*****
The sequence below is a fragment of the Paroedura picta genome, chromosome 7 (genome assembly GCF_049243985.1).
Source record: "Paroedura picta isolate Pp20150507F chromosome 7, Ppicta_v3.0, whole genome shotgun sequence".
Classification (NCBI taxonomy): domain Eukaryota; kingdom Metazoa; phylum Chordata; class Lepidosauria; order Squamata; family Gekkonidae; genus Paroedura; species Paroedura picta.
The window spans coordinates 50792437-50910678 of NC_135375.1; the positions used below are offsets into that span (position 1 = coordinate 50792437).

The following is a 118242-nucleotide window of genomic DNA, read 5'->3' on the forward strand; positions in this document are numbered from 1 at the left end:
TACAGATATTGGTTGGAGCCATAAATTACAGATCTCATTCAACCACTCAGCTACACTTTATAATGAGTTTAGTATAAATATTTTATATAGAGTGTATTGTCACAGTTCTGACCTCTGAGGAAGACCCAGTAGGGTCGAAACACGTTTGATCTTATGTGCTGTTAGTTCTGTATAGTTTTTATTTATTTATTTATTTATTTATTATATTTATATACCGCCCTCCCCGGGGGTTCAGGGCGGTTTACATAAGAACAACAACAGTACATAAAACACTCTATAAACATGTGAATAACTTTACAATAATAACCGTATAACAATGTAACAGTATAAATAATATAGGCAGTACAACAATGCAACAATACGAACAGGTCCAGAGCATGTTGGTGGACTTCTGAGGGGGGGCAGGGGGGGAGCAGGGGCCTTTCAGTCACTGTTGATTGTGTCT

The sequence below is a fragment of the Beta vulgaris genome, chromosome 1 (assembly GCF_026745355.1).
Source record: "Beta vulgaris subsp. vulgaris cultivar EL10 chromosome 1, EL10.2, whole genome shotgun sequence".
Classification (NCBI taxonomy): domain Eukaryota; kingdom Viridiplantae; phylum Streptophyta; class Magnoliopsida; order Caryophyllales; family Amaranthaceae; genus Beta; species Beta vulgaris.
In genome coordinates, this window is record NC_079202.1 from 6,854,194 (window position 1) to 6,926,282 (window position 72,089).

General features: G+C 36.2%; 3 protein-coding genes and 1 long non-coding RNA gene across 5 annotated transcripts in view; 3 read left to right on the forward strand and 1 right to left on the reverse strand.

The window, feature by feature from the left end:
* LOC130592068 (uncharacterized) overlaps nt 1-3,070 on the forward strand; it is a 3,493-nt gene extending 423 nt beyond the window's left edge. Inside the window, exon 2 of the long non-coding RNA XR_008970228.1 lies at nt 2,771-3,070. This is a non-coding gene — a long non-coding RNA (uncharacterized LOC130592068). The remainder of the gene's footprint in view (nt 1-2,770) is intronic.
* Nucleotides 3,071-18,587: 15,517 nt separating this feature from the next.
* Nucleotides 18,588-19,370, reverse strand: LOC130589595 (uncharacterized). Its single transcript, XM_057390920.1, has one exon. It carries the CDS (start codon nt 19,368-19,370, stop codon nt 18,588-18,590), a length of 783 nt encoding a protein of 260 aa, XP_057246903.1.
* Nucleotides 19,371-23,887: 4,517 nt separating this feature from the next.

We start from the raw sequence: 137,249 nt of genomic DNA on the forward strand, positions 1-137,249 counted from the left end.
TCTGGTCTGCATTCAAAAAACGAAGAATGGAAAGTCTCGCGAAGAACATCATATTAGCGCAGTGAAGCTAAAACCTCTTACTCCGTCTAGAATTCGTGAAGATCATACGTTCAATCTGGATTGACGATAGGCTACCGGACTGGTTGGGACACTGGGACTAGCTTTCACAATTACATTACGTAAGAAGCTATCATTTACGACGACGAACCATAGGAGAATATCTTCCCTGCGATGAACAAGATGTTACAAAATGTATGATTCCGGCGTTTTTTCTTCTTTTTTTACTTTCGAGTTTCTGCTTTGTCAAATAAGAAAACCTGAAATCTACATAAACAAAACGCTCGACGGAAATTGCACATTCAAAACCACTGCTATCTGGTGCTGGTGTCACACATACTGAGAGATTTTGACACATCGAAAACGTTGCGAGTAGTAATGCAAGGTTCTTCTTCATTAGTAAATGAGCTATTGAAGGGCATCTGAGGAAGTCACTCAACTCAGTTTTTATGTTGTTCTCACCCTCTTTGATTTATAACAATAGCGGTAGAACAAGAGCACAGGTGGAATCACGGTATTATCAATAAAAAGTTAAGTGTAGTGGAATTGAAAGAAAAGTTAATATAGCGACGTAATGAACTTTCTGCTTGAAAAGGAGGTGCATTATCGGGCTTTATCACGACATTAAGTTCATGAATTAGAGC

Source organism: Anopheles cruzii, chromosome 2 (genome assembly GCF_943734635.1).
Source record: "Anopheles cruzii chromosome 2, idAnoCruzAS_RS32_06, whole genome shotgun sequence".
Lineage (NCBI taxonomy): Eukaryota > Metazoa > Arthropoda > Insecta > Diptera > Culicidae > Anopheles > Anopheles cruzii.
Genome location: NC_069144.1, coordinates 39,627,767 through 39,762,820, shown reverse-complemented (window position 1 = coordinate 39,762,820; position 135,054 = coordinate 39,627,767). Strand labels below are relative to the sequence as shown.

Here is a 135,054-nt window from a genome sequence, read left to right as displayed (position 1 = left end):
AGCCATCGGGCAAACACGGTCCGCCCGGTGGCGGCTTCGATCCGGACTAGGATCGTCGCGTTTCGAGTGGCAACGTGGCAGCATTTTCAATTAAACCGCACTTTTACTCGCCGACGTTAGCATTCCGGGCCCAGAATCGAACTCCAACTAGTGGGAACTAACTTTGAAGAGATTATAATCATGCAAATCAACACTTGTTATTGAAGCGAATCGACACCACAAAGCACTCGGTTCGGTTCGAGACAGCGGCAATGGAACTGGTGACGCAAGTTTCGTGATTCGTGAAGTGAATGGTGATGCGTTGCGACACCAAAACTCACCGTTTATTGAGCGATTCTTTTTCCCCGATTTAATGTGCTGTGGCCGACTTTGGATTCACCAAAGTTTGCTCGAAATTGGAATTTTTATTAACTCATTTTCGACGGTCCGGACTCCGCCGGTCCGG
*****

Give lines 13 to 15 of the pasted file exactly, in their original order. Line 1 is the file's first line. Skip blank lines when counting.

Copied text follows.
* LOC130592068 (uncharacterized) overlaps nt 1-3,070 on the forward strand; it is a 3,493-nt gene extending 423 nt beyond the window's left edge. Inside the window, exon 2 of the long non-coding RNA XR_008970228.1 lies at nt 2,771-3,070. This is a non-coding gene — a long non-coding RNA (uncharacterized LOC130592068). The remainder of the gene's footprint in view (nt 1-2,770) is intronic.
* Nucleotides 3,071-18,587: 15,517 nt separating this feature from the next.
* Nucleotides 18,588-19,370, reverse strand: LOC130589595 (uncharacterized). Its single transcript, XM_057390920.1, has one exon. It carries the CDS (start codon nt 19,368-19,370, stop codon nt 18,588-18,590), a length of 783 nt encoding a protein of 260 aa, XP_057246903.1.